Tamesis Issue 200
This is the 200th edition of Tamesis – it’s hard to believe that we have been going so long. Thanks very much for all the contributions this month.
If you were planning to send a late booking for David Allison’s workshop on 26th April, I’m sorry to tell you that it is completely full, except that it might be possible to squeeze in one or two more tenors.
In case anyone hasn’t realised, our baroque playing day in Oxford is on Sunday, not Saturday as accidentally got onto the form. Peter Collier has asked me to mention that he is very short of keyboard players. He has a few spare instruments so it won’t be necessary to bring your own if you can’t. Perhaps you are a pianist who has always wanted to try a harpsichord – this is your opportunity. Contact details are in the Events listing.
I was checking the date for the Greenwich exhibition on the Early Music Shop web site and noticed that there is a picture of the platform in the Painted Hall with a view of last year’s TVEMF stand. No members though. To see it go to s.com/exhib/gifem2007.htm and click on the second picture.
I have just returned from the Easter Early Music Course, which I last attended in 1984 when it was in Swansea (see my review elsewhere in Tamesis) and am off to the Newark Cornett & Sackbut course after less than a week at home. This means that, sadly, I won't be at the Baroque Day in Oxford but I'm sure it will be as successful as ever. There are plenty of events to look forward to, including David Allinson's "After Josquin" workshop - full unless you are a tenor, and the annual Waltham Abbey joint TVEMF/EEMF event with Philip Thorby.
Easter Early Music Course
The Easter Early Music Course began life as the Welsh Early Music Week at Swansea. Originally run by the much-loved Theo Wyatt, the course has moved to St George's School near Ascot and this year the tutors were, in alphabetical order, Ibi Aziz, Andrew Collis, Jane Francis, Chris Hartland, David Hatcher and Eileen Silcocks. All were excellent in their various ways, and brought a diversity of interests and experience. The course is primarily for recorders and viols, so as a singer and cornett-player I knew this was not the perfect course for me, but then no such course exists. Each participant is assigned to a permanent group, usually four or five strong, which meets every day. There are then non-permanent groups, ensemble sessions and specialist lectures, with the afternoons free for informal music if you wish. I like this structure, but it has its hazards. If your permanent group is uncongenial then you can ask to change it, but many people come with a pre-formed group which limits the possibilities for re-assignment. For me the disappointments were firstly that, whilst there were at least five bassoons and three shawms, there were no sackbut players this year. Secondly, although some of the ensemble sessions could accommodate a cornett or voices, the evening ones (for everyone) did not always do so. I felt sometimes as if I had been transported back a quarter of a century or more when I saw so many massed recorders and discovered that voices were not required for Handel's Zadok the Priest. For viol or or recorder players this is an excellent course as the quality of the tuition is first class, as is the food and the accommodation perfectly adequate. There are opportunities to sing and to play other instruments so I did use my cornett quite a bit. The informal music was very varied, and for me was the most interesting aspect of the course. Some unbarred music in original note value was on offer and I played a cantus firmus for a Senfl Ave Maria where my notes consisted mainly of longas and maximas with an occasional exciting breve or two. Late-night sessions often went on beyond the theoretical curfew and though I stopped around 11pm, I gather Ibi Aziz gave an impromptu recital one night starting well after this. Ibi is brilliant and so full of energy that he bounces about, sometimes perhaps too much for comfort. I don't recommend letting him hold the music if you are sharing a part with him! There is a daily choir for an hour each evening, directed very ably by David Hatcher. This year we studied the Richafort Requiem, probably written in memory of Josquin, which TVEMF did with John Milsom last year. We were given instruction in appropriate pronunciation, which mostly seemed to involve leaving off final consonants, so this was actually in some ways easier than Italian Latin, though the French "u" sound caused us problems. David proved to be very versatile, playing recorder , viol, cello and shawm with equal ease. A recorder version of a four-part Gabrieli canzona was memorable for his extravagant divisions on the bass, which if rendered on the sackbut would have made the slide too hot to touch! One of the ensemble sessions was devoted to the Kyrie from the twelve-part Brumel "Earthquake" mass, which I first encountered at a Beauchamp course but we also sampled at a TVEMF event. This is an amazing piece and Eileen Silcocks managed to conjure a marvellous sound from the assorted forces at her disposal. Will I go to the Ascot course again? Possibly. I certainly enjoyed myself and found plenty of friends and much good music.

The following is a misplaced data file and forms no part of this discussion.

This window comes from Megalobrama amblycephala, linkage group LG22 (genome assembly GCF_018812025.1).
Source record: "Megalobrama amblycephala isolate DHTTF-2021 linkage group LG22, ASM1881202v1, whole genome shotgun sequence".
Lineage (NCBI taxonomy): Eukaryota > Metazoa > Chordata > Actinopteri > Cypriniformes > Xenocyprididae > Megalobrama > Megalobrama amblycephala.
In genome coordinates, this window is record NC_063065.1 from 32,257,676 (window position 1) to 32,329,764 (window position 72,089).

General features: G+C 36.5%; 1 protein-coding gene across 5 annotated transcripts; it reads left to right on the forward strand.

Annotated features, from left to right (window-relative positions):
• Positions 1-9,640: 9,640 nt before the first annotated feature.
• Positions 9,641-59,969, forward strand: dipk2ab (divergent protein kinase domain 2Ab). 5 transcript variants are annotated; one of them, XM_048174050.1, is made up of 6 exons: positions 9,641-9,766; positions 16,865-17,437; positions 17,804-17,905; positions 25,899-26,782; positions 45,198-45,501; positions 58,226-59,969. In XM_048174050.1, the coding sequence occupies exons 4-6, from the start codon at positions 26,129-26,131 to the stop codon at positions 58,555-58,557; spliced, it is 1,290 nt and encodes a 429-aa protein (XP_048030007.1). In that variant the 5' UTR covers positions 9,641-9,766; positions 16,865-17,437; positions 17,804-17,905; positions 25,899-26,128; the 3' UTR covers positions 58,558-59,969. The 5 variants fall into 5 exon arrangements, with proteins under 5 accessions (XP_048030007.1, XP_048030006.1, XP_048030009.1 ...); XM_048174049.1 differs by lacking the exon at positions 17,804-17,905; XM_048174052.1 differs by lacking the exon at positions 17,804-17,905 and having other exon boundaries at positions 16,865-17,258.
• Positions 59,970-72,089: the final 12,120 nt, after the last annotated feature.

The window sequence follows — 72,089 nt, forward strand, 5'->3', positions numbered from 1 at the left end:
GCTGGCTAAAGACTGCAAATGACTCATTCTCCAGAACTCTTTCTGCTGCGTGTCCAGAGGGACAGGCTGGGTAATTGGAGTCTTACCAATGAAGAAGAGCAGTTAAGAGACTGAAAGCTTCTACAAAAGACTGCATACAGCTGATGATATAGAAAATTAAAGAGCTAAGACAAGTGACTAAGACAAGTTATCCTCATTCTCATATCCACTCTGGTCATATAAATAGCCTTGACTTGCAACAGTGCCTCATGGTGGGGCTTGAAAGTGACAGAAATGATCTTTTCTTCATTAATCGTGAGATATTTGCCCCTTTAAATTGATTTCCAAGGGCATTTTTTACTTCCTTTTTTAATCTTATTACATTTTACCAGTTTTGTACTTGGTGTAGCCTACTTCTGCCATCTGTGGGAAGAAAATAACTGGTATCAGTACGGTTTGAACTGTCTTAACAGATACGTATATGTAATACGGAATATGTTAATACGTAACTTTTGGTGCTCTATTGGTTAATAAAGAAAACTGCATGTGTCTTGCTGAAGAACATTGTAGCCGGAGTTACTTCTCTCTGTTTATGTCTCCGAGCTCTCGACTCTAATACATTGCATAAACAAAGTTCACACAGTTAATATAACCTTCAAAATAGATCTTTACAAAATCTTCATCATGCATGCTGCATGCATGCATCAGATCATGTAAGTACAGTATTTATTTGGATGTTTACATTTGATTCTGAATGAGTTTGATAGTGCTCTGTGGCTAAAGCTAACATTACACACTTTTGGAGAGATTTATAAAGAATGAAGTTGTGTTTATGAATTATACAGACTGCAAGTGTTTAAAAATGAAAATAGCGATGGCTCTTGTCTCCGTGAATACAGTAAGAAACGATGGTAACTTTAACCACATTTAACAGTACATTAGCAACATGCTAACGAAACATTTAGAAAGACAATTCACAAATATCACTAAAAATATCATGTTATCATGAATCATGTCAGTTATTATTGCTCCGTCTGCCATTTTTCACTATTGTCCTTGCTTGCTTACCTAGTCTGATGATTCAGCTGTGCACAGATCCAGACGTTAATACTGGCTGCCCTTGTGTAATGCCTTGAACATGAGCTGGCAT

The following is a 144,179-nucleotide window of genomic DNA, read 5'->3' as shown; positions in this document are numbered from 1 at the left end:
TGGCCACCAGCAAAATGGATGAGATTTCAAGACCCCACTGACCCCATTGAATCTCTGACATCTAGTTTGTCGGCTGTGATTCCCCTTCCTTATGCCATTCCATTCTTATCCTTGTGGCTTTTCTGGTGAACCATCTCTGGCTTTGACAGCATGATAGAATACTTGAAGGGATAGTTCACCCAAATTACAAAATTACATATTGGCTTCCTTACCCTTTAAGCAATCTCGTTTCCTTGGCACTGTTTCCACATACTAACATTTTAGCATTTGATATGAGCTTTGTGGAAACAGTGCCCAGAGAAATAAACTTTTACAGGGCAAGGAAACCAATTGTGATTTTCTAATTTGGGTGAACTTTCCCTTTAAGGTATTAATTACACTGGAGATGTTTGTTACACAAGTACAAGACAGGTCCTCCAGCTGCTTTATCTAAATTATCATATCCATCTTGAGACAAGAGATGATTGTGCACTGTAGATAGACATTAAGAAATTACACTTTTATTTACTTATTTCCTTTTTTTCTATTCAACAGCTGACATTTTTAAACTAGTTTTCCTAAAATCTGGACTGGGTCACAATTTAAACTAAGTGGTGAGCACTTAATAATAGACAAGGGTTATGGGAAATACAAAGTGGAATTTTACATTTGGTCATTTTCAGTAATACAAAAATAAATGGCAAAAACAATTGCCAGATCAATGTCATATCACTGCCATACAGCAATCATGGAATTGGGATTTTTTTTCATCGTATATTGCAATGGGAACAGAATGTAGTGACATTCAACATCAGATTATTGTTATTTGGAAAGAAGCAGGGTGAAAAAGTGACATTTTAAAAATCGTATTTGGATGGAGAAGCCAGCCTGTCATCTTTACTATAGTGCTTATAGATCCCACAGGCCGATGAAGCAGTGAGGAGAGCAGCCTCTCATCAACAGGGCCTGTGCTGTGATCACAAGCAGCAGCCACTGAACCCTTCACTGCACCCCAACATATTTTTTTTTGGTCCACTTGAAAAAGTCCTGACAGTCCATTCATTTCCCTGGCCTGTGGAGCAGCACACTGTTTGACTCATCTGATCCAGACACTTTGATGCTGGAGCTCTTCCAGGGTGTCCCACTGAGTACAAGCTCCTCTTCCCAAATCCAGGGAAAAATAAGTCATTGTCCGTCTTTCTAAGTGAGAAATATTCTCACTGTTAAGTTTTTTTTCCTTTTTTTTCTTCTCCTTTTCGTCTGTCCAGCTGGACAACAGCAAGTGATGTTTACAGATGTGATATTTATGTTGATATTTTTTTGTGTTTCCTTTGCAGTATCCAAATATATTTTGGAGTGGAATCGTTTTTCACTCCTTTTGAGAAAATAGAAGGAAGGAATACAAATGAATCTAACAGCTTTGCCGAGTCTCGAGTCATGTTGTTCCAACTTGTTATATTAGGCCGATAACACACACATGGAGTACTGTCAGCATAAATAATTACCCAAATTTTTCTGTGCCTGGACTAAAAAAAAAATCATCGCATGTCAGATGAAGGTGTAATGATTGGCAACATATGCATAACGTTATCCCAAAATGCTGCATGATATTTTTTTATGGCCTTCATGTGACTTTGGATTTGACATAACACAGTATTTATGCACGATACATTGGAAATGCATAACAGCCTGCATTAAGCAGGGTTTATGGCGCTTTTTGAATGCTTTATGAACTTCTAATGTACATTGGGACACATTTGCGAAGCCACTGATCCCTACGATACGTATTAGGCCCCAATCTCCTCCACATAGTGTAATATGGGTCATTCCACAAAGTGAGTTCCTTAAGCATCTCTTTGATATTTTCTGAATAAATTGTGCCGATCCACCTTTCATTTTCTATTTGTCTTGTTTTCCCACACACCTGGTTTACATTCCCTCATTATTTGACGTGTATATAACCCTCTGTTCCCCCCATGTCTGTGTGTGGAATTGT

Tamesis readers might be interested in some recent research culled from the pages of various early music journals over the last few months.